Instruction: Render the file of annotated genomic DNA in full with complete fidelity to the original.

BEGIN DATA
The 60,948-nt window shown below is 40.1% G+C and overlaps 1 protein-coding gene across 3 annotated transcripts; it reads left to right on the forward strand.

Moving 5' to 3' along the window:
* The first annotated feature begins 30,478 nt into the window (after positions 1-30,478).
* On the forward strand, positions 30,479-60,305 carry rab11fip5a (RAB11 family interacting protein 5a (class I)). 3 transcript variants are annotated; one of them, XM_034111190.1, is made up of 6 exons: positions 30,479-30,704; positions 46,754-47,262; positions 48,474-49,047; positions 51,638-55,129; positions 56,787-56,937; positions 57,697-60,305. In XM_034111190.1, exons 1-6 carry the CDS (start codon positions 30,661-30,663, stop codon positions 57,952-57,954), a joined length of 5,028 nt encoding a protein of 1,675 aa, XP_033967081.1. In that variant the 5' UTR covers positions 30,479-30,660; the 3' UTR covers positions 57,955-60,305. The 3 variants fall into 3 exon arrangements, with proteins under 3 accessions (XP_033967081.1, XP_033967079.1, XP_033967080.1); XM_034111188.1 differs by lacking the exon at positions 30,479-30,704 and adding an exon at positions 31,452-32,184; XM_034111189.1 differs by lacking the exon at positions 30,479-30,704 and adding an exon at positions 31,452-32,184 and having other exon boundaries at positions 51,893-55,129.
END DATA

The 60,948-nt window shown below is 40.1% G+C and overlaps 1 protein-coding gene across 3 annotated transcripts; it reads left to right on the forward strand.

Moving 5' to 3' along the window:
* The first annotated feature begins 30,478 nt into the window (after positions 1-30,478).
* On the forward strand, positions 30,479-60,305 carry rab11fip5a (RAB11 family interacting protein 5a (class I)). 3 transcript variants are annotated; one of them, XM_034111190.1, is made up of 6 exons: positions 30,479-30,704; positions 46,754-47,262; positions 48,474-49,047; positions 51,638-55,129; positions 56,787-56,937; positions 57,697-60,305. In XM_034111190.1, exons 1-6 carry the CDS (start codon positions 30,661-30,663, stop codon positions 57,952-57,954), a joined length of 5,028 nt encoding a protein of 1,675 aa, XP_033967081.1. In that variant the 5' UTR covers positions 30,479-30,660; the 3' UTR covers positions 57,955-60,305. The 3 variants fall into 3 exon arrangements, with proteins under 3 accessions (XP_033967081.1, XP_033967079.1, XP_033967080.1); XM_034111188.1 differs by lacking the exon at positions 30,479-30,704 and adding an exon at positions 31,452-32,184; XM_034111189.1 differs by lacking the exon at positions 30,479-30,704 and adding an exon at positions 31,452-32,184 and having other exon boundaries at positions 51,893-55,129.